One major thing that differentiated science-based medicine (SBM) from alternative medicine and quackery is that in SBM there is a generally accepted standard of care. This was even the case back in the days before the proliferation of evidence-based guidelines, in which professional societies and expert panels try their best to synthesize what is often an unwieldy mass of sometimes conflicting studies into guidelines on best care practices for different conditions. True, back then there was wider latitude because each physician was largely left to fend for himself in applying the medical…
One common theme that has been revisited time and time again on this blog since its very founding is the problem of how science and medicine are reported. For example, back when I first started blogging, one thing that used to drive me absolutely bonkers was the tendency of the press to include in any story about vaccines an antivaccine activist to “tell the other side” or for “balance” to the story. So in a story on vaccines, on the one side you would have Paul Offit, a bona fide, legitimate vaccine expert, and on the other side you would have J.B. Handley, Jenny McCarthy, Andrew Wakefield,…
With a bill to license naturopaths (HB 4531) wending its way through the Michigan legislature supported by supplement manufacturers, its current status being in consideration by the full House of Representatives, periodically I feel the need to provide ammunition to the bill’s opponents, because we need to protect the patients in the state of Michigan from the naturopathic quackery that would be unleashed if this bill were to be passed into law. If there is one area that naturopaths have been invading with a vengeance and even gaining enough seeming legitimacy to propose what they risibly…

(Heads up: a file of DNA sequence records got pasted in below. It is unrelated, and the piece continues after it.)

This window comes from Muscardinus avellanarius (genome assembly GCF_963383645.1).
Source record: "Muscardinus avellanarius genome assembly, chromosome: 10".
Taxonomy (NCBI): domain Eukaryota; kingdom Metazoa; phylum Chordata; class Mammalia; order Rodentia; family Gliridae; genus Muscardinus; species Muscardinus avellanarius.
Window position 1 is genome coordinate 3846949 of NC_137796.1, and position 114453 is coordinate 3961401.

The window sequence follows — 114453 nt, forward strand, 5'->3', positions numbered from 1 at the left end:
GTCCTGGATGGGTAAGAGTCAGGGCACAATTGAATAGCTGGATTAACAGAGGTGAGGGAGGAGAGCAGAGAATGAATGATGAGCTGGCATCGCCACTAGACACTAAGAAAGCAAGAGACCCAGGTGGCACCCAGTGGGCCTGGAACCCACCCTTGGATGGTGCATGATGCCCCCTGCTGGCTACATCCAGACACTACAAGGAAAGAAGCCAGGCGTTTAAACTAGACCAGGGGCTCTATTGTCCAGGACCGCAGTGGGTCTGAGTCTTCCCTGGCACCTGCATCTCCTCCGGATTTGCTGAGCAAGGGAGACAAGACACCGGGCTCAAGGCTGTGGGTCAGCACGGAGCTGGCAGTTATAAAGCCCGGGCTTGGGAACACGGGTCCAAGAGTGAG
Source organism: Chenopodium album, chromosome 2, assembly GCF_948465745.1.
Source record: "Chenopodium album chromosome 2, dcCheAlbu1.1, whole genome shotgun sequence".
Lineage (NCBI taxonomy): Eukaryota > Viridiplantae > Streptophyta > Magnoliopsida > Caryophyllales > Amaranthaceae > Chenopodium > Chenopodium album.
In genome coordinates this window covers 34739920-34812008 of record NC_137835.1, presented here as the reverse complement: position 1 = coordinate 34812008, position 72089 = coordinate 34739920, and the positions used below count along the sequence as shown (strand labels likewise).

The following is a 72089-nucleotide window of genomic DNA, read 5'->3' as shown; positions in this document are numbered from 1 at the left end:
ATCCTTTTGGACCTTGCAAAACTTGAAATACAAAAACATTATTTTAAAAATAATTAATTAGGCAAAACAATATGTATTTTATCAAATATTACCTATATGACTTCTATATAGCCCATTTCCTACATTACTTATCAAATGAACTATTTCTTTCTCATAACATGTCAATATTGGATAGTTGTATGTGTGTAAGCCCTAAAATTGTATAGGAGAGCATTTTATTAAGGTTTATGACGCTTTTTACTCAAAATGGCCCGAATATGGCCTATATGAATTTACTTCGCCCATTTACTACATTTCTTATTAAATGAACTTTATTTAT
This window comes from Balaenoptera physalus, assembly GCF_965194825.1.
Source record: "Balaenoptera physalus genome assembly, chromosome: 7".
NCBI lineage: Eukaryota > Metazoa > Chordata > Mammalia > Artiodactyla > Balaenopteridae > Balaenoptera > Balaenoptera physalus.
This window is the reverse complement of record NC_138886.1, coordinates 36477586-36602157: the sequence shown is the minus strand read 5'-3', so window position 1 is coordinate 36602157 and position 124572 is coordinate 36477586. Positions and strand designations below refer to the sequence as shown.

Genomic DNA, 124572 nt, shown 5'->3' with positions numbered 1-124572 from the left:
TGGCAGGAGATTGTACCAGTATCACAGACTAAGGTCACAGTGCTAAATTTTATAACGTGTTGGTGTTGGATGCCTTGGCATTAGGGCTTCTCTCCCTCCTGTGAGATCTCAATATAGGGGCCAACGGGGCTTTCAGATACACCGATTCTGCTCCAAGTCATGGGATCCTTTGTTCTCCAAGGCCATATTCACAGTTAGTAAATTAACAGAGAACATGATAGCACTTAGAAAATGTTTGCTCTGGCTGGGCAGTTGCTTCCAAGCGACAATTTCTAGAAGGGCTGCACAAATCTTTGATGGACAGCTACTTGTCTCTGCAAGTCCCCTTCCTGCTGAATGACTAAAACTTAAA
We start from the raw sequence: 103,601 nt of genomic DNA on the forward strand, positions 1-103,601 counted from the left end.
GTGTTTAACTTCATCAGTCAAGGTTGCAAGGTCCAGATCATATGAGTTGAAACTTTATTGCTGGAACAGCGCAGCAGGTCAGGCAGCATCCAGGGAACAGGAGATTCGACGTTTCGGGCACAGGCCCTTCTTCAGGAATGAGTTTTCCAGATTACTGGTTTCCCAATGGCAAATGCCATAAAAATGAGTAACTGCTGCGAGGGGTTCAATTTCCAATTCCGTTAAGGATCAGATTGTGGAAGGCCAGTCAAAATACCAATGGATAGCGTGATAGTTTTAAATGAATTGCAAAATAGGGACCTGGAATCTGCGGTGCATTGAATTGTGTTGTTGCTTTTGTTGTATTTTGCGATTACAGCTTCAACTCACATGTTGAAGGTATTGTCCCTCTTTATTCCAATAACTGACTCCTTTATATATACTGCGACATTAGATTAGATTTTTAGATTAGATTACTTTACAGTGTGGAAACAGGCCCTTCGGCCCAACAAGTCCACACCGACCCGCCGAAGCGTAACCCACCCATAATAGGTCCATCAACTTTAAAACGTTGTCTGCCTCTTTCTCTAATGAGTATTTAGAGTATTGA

"Complementary and alternative medicine" (CAM), now more frequently referred to as "integrative medicine" by its proponents, consists of a hodge-podge of largely unrelated treatments that range from seemingly reasonable (e.g., diet and exercise) to pure quackery (e.g., acupuncture, reiki and other "energy medicine") that CAM proponents are trying furiously to "integrate" as coequals into science-based medicine. They do this because they have fallen under the sway of an ideology that posits a false dichotomy: To practice true "holistic" and "preventative" medicine, physicians and other health…
To say that I, as a cancer surgeon, am not a fan of Ty Bollinger is a massive understatement. He’s not exactly one of my fans, either, but I view the hatred of a man like Bollinger directed at me as a badge of honor. Indeed, if a man like Bollinger didn’t detest me, I would view my efforts as a failure because I view him as a quack whose desperately deceptive film series The Truth About Cancer has been correctly dubbed untruthful about cancer by Harriet Hall and whose message has led cancer patients into rejecting conventional medicine in favor of treating deadly cancers with alternative…